If it were up to me every part of my landscaping would be edible. Though my homeowners association may disagree with me but blueberry bushes looks just as nice as any ornamental plant/bush when you visit the nursery with the obvious bonus of free food.
When selecting a blueberry bush, unless you are very patient spend about $10 a plant and get some more established ones (about 1/2 inch stem) You can get the two for $10 plants from your local Home Depot but you won’t be eating blueberries for a couple years. With the larger plants you should pinch off the blossoms to get better growth for the first couple years but I opt to getting my reward now instead of later and enjoy the handful of berries the young plants can produce.
When it comes to plant selection there are a large number of species to choose from with varying fruit size and harvest timing. I would recommend getting varieties that have varying maturity dates so you can enjoy those blueberries for a longer period of time. When I got my first two plants I went with Toro and Berkeley. The Berkeley is a very popular bush given it produces average size berries great for muffins/pancakes/cereal or the occasional snack with a mid-late harvest. The Toro on the other hand produces large (almost grape size) berries which are great for jams and snacks though bit of a mouthful for muffins. If you are curious of other varieties here is a great resource.
I have heard differing opinions on whether you need to have different species to successfully produce fruit after a little research I found this article which explains that blueberries are capable of pollinating with a single species, though studies have shown that having more varieties can produce larger and earlier fruits. So if you have a favorite variety you can go crazy with the single plant though a little diversity seems to always be a good thing.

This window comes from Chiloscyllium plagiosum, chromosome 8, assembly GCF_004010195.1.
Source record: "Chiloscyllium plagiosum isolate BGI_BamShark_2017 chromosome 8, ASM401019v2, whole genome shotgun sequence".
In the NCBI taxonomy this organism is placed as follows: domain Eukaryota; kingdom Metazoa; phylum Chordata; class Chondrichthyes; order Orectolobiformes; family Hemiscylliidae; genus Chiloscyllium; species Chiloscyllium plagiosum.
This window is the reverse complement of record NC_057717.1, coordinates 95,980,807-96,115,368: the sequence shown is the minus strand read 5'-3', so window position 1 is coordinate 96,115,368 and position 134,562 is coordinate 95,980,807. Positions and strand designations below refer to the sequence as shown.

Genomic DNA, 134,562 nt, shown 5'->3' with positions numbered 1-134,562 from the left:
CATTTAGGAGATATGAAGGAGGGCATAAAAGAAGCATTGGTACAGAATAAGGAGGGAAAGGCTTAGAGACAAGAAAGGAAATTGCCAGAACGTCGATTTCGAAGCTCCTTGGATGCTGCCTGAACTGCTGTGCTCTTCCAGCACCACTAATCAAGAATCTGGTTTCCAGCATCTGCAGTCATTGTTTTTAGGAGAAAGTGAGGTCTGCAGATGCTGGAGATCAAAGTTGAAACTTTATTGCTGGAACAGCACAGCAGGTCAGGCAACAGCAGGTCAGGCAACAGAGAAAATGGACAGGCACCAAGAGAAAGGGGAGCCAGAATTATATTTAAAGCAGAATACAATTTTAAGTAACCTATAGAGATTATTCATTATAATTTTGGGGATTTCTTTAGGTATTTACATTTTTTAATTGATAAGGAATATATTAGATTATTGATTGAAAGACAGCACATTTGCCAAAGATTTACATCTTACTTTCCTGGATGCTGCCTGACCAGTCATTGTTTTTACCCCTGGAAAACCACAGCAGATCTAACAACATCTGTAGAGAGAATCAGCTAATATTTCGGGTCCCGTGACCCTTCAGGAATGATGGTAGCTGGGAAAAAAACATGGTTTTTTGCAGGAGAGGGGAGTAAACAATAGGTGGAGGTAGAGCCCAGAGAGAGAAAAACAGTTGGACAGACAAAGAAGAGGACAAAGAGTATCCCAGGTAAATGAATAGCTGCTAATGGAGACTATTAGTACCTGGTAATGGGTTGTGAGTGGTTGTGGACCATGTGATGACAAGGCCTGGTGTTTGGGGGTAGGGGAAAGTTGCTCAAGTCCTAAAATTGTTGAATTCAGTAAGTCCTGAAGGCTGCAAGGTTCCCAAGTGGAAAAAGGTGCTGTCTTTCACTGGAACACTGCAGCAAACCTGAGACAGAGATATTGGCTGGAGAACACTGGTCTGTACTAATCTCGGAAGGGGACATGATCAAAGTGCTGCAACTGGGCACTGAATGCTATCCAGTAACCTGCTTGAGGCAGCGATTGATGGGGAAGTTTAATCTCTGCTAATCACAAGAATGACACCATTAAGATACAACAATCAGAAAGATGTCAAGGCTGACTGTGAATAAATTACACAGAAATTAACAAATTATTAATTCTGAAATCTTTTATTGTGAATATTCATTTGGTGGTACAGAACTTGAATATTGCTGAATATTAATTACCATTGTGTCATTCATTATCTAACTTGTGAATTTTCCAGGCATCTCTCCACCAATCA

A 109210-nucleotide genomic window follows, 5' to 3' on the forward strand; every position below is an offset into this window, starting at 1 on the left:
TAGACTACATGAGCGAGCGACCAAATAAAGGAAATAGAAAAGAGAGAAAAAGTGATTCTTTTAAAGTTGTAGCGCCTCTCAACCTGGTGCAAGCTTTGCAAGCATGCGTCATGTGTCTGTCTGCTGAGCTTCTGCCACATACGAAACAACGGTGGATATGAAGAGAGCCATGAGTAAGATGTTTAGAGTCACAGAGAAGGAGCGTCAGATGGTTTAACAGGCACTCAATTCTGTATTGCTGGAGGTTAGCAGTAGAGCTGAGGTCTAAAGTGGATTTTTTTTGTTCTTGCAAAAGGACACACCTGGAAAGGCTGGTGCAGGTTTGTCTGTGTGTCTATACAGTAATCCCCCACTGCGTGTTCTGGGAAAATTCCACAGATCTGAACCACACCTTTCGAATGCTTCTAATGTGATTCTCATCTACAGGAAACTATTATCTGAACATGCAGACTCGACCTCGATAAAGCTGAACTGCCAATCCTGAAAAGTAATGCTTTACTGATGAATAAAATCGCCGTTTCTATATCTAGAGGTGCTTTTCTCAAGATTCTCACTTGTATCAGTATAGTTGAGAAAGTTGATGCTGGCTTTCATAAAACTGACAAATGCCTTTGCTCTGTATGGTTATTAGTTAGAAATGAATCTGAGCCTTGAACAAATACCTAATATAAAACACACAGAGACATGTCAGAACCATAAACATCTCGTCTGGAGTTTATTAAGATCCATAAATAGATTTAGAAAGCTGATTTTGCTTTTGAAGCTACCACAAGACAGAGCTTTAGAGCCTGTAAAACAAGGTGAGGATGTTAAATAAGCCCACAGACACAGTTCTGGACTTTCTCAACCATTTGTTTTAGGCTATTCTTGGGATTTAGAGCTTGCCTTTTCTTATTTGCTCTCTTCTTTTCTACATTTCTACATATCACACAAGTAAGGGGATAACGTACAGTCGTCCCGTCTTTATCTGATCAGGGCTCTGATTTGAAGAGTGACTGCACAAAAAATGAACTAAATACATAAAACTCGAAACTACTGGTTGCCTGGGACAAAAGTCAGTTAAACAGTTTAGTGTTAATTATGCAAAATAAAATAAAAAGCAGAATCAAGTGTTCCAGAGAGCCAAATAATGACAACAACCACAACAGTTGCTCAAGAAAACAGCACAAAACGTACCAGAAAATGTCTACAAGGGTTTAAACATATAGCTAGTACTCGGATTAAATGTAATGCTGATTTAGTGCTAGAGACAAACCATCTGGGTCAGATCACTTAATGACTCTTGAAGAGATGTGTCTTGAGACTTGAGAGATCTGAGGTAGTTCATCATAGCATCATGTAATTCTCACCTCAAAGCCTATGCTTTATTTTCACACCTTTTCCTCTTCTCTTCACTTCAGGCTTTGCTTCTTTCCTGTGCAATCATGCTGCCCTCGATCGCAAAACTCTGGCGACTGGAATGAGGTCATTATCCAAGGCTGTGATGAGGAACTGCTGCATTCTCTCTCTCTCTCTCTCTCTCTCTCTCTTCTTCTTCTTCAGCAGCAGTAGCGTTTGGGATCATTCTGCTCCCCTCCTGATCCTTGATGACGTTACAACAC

When it comes to pest control the biggest pest is birds. You can control them by laying some netting on the plants, though in my personal opinion that just gets in the way of me getting my snacks so I opt for the lazy approach and just plant more plants and share with “neighbors”. Worse case I end up with a backyard with some bushes that look much nicer than my current evergreens, and I always can take up bird watching.
One of the most important parts to being successful with your little blueberry plants is soil preparation. The plants need to have an acidic soil and their roots like to remain moist, but not drowning in water. Given my area has an abundance of clay in my backyard, I naturally do not have either of these requirements. To give the plants a head start I dug a 1 foot wide/deep hole and filled it with peat moss and mixed with a few handfuls of compost. Not only will this retain water well, but the peat moss is also naturally acidic and will be a nice haven for a large family of worms in the next few years to add some awesome natural fertilizer (worm castings) Last I purchased I box of organic blueberry fertilizer which provides the primary and trace minerals as well as help keep the acidity of the soil up. I simply followed the directions on the box and watered the plants when there was a couple of days without rain.
Now some of you might be thinking, “hey it is fall why are you talking about growing blueberries” Well this is the “Cheap Vegetable Gardener, right now is a great time to visit your local nursery to pick up some of their “old overgrown” blueberry plants at bargain prices which you can plant now and enjoy some delicious berries next spring/summer.